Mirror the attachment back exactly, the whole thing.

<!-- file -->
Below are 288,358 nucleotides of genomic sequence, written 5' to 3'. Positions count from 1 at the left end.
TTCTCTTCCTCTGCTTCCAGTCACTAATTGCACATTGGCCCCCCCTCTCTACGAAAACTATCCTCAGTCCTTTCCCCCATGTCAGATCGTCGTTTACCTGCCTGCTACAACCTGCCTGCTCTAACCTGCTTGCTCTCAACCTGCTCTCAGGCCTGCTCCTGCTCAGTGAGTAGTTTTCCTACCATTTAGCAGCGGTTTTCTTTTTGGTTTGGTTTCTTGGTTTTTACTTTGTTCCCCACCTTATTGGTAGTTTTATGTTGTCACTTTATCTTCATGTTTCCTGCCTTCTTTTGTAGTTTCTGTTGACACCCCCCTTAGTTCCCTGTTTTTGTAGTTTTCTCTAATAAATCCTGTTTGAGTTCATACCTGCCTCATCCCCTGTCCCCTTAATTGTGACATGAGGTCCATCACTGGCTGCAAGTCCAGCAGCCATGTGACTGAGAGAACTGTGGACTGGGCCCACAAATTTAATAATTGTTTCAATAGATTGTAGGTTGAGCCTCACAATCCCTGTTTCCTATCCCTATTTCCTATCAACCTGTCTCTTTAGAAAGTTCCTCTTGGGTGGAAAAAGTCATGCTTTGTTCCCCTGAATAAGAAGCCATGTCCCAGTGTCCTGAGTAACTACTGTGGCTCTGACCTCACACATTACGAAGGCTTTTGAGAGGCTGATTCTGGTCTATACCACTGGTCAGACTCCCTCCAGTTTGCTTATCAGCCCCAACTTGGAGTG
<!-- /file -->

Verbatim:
Below are 288,358 nucleotides of genomic sequence, written 5' to 3'. Positions count from 1 at the left end.
TTCTCTTCCTCTGCTTCCAGTCACTAATTGCACATTGGCCCCCCCTCTCTACGAAAACTATCCTCAGTCCTTTCCCCCATGTCAGATCGTCGTTTACCTGCCTGCTACAACCTGCCTGCTCTAACCTGCTTGCTCTCAACCTGCTCTCAGGCCTGCTCCTGCTCAGTGAGTAGTTTTCCTACCATTTAGCAGCGGTTTTCTTTTTGGTTTGGTTTCTTGGTTTTTACTTTGTTCCCCACCTTATTGGTAGTTTTATGTTGTCACTTTATCTTCATGTTTCCTGCCTTCTTTTGTAGTTTCTGTTGACACCCCCCTTAGTTCCCTGTTTTTGTAGTTTTCTCTAATAAATCCTGTTTGAGTTCATACCTGCCTCATCCCCTGTCCCCTTAATTGTGACATGAGGTCCATCACTGGCTGCAAGTCCAGCAGCCATGTGACTGAGAGAACTGTGGACTGGGCCCACAAATTTAATAATTGTTTCAATAGATTGTAGGTTGAGCCTCACAATCCCTGTTTCCTATCCCTATTTCCTATCAACCTGTCTCTTTAGAAAGTTCCTCTTGGGTGGAAAAAGTCATGCTTTGTTCCCCTGAATAAGAAGCCATGTCCCAGTGTCCTGAGTAACTACTGTGGCTCTGACCTCACACATTACGAAGGCTTTTGAGAGGCTGATTCTGGTCTATACCACTGGTCAGACTCCCTCCAGTTTGCTTATCAGCCCCAACTTGGAGTG